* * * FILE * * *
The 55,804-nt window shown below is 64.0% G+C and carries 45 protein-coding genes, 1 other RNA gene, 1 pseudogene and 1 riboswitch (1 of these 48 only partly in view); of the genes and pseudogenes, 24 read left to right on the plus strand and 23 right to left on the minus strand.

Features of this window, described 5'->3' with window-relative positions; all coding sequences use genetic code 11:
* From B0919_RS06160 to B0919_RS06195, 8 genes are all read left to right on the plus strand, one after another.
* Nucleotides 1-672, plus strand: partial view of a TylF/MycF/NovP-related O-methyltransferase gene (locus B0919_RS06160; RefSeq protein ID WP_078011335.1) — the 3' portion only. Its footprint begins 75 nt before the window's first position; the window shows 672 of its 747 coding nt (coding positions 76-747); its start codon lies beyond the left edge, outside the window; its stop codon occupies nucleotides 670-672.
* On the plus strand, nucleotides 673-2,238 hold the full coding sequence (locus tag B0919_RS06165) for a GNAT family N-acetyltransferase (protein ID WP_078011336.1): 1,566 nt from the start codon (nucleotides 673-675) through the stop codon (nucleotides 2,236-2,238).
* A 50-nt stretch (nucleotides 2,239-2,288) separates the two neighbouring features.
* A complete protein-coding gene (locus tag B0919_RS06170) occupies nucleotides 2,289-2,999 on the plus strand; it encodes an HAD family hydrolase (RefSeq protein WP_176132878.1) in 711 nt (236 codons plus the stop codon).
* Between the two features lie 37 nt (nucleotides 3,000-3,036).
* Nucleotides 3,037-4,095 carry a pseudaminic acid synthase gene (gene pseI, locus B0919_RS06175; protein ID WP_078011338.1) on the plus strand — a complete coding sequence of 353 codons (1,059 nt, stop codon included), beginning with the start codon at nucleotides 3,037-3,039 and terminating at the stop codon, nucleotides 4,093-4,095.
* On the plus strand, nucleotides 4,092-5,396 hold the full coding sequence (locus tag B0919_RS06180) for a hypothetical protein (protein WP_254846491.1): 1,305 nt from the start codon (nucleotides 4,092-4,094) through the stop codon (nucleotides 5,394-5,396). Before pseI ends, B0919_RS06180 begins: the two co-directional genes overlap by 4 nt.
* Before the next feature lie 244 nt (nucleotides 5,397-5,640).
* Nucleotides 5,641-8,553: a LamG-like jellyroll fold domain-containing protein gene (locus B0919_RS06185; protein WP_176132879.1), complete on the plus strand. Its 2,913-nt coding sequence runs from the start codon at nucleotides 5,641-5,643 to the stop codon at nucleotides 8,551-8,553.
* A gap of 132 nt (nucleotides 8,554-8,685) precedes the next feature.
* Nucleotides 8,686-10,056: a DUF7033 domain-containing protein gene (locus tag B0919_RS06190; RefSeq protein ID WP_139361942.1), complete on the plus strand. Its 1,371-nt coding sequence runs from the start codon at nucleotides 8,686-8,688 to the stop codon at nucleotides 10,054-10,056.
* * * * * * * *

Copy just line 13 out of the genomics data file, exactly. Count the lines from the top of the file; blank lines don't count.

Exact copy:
* A gap of 132 nt (nucleotides 8,554-8,685) precedes the next feature.